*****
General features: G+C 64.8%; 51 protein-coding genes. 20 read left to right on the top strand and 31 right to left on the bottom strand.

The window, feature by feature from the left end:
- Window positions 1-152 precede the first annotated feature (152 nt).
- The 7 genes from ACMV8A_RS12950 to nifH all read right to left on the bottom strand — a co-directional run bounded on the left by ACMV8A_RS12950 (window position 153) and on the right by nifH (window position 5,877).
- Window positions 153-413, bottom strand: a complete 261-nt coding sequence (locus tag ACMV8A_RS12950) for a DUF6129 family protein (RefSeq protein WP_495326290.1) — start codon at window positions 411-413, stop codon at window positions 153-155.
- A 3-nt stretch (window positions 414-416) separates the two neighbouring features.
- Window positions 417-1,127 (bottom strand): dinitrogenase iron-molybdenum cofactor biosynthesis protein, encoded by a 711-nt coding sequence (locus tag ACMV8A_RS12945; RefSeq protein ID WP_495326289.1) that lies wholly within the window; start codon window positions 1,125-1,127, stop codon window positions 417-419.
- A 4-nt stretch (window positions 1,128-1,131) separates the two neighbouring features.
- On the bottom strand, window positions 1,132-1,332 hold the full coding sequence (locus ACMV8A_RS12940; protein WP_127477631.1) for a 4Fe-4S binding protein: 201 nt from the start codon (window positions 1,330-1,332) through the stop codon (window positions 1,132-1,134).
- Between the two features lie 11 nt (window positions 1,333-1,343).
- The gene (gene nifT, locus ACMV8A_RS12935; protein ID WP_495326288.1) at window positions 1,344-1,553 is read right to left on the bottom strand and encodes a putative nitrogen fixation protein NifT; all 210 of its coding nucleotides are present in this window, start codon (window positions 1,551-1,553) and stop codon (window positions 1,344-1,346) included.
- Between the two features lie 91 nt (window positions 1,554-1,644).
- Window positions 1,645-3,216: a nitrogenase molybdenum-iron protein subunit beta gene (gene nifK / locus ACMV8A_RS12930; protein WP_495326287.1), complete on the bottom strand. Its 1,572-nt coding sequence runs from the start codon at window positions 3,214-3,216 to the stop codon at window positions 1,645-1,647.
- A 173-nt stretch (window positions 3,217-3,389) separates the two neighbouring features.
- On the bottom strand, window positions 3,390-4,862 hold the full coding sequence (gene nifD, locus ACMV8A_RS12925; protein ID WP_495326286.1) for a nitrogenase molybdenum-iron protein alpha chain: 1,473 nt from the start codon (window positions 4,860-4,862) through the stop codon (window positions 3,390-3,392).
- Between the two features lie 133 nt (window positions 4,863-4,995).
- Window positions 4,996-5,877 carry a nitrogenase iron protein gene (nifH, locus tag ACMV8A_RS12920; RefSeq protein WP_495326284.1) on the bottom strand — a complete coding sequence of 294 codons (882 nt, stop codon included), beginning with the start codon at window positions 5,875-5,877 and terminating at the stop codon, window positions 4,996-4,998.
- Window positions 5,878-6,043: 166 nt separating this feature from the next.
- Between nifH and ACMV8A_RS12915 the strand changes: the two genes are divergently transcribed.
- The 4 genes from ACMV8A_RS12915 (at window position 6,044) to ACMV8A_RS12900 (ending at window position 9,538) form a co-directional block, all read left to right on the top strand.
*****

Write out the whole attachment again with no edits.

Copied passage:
General features: G+C 64.8%; 51 protein-coding genes. 20 read left to right on the top strand and 31 right to left on the bottom strand.

The window, feature by feature from the left end:
- Window positions 1-152 precede the first annotated feature (152 nt).
- The 7 genes from ACMV8A_RS12950 to nifH all read right to left on the bottom strand — a co-directional run bounded on the left by ACMV8A_RS12950 (window position 153) and on the right by nifH (window position 5,877).
- Window positions 153-413, bottom strand: a complete 261-nt coding sequence (locus tag ACMV8A_RS12950) for a DUF6129 family protein (RefSeq protein WP_495326290.1) — start codon at window positions 411-413, stop codon at window positions 153-155.
- A 3-nt stretch (window positions 414-416) separates the two neighbouring features.
- Window positions 417-1,127 (bottom strand): dinitrogenase iron-molybdenum cofactor biosynthesis protein, encoded by a 711-nt coding sequence (locus tag ACMV8A_RS12945; RefSeq protein ID WP_495326289.1) that lies wholly within the window; start codon window positions 1,125-1,127, stop codon window positions 417-419.
- A 4-nt stretch (window positions 1,128-1,131) separates the two neighbouring features.
- On the bottom strand, window positions 1,132-1,332 hold the full coding sequence (locus ACMV8A_RS12940; protein WP_127477631.1) for a 4Fe-4S binding protein: 201 nt from the start codon (window positions 1,330-1,332) through the stop codon (window positions 1,132-1,134).
- Between the two features lie 11 nt (window positions 1,333-1,343).
- The gene (gene nifT, locus ACMV8A_RS12935; protein ID WP_495326288.1) at window positions 1,344-1,553 is read right to left on the bottom strand and encodes a putative nitrogen fixation protein NifT; all 210 of its coding nucleotides are present in this window, start codon (window positions 1,551-1,553) and stop codon (window positions 1,344-1,346) included.
- Between the two features lie 91 nt (window positions 1,554-1,644).
- Window positions 1,645-3,216: a nitrogenase molybdenum-iron protein subunit beta gene (gene nifK / locus ACMV8A_RS12930; protein WP_495326287.1), complete on the bottom strand. Its 1,572-nt coding sequence runs from the start codon at window positions 3,214-3,216 to the stop codon at window positions 1,645-1,647.
- A 173-nt stretch (window positions 3,217-3,389) separates the two neighbouring features.
- On the bottom strand, window positions 3,390-4,862 hold the full coding sequence (gene nifD, locus ACMV8A_RS12925; protein ID WP_495326286.1) for a nitrogenase molybdenum-iron protein alpha chain: 1,473 nt from the start codon (window positions 4,860-4,862) through the stop codon (window positions 3,390-3,392).
- Between the two features lie 133 nt (window positions 4,863-4,995).
- Window positions 4,996-5,877 carry a nitrogenase iron protein gene (nifH, locus tag ACMV8A_RS12920; RefSeq protein WP_495326284.1) on the bottom strand — a complete coding sequence of 294 codons (882 nt, stop codon included), beginning with the start codon at window positions 5,875-5,877 and terminating at the stop codon, window positions 4,996-4,998.
- Window positions 5,878-6,043: 166 nt separating this feature from the next.
- Between nifH and ACMV8A_RS12915 the strand changes: the two genes are divergently transcribed.
- The 4 genes from ACMV8A_RS12915 (at window position 6,044) to ACMV8A_RS12900 (ending at window position 9,538) form a co-directional block, all read left to right on the top strand.